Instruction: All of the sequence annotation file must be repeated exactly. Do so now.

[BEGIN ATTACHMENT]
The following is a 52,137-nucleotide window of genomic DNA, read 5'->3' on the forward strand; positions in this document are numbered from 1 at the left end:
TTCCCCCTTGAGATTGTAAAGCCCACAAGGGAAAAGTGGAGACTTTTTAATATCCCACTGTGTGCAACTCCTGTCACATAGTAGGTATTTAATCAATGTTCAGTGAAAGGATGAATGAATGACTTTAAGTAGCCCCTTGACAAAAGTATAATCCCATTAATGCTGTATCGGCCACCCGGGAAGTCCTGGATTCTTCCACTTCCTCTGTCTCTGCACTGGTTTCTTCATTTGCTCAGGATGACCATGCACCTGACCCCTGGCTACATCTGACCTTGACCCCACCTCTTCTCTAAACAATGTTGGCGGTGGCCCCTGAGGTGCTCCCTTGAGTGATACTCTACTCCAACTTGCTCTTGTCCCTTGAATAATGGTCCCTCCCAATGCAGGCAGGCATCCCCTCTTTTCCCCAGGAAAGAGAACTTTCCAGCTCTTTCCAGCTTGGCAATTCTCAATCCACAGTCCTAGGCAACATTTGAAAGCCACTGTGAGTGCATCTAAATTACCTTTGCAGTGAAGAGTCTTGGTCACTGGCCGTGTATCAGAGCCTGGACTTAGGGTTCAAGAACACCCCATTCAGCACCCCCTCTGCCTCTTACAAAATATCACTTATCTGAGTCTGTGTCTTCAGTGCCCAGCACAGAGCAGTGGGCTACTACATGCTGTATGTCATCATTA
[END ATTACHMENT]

The following is a 52,137-nucleotide window of genomic DNA, read 5'->3' on the forward strand; positions in this document are numbered from 1 at the left end:
TTCCCCCTTGAGATTGTAAAGCCCACAAGGGAAAAGTGGAGACTTTTTAATATCCCACTGTGTGCAACTCCTGTCACATAGTAGGTATTTAATCAATGTTCAGTGAAAGGATGAATGAATGACTTTAAGTAGCCCCTTGACAAAAGTATAATCCCATTAATGCTGTATCGGCCACCCGGGAAGTCCTGGATTCTTCCACTTCCTCTGTCTCTGCACTGGTTTCTTCATTTGCTCAGGATGACCATGCACCTGACCCCTGGCTACATCTGACCTTGACCCCACCTCTTCTCTAAACAATGTTGGCGGTGGCCCCTGAGGTGCTCCCTTGAGTGATACTCTACTCCAACTTGCTCTTGTCCCTTGAATAATGGTCCCTCCCAATGCAGGCAGGCATCCCCTCTTTTCCCCAGGAAAGAGAACTTTCCAGCTCTTTCCAGCTTGGCAATTCTCAATCCACAGTCCTAGGCAACATTTGAAAGCCACTGTGAGTGCATCTAAATTACCTTTGCAGTGAAGAGTCTTGGTCACTGGCCGTGTATCAGAGCCTGGACTTAGGGTTCAAGAACACCCCATTCAGCACCCCCTCTGCCTCTTACAAAATATCACTTATCTGAGTCTGTGTCTTCAGTGCCCAGCACAGAGCAGTGGGCTACTACATGCTGTATGTCATCATTA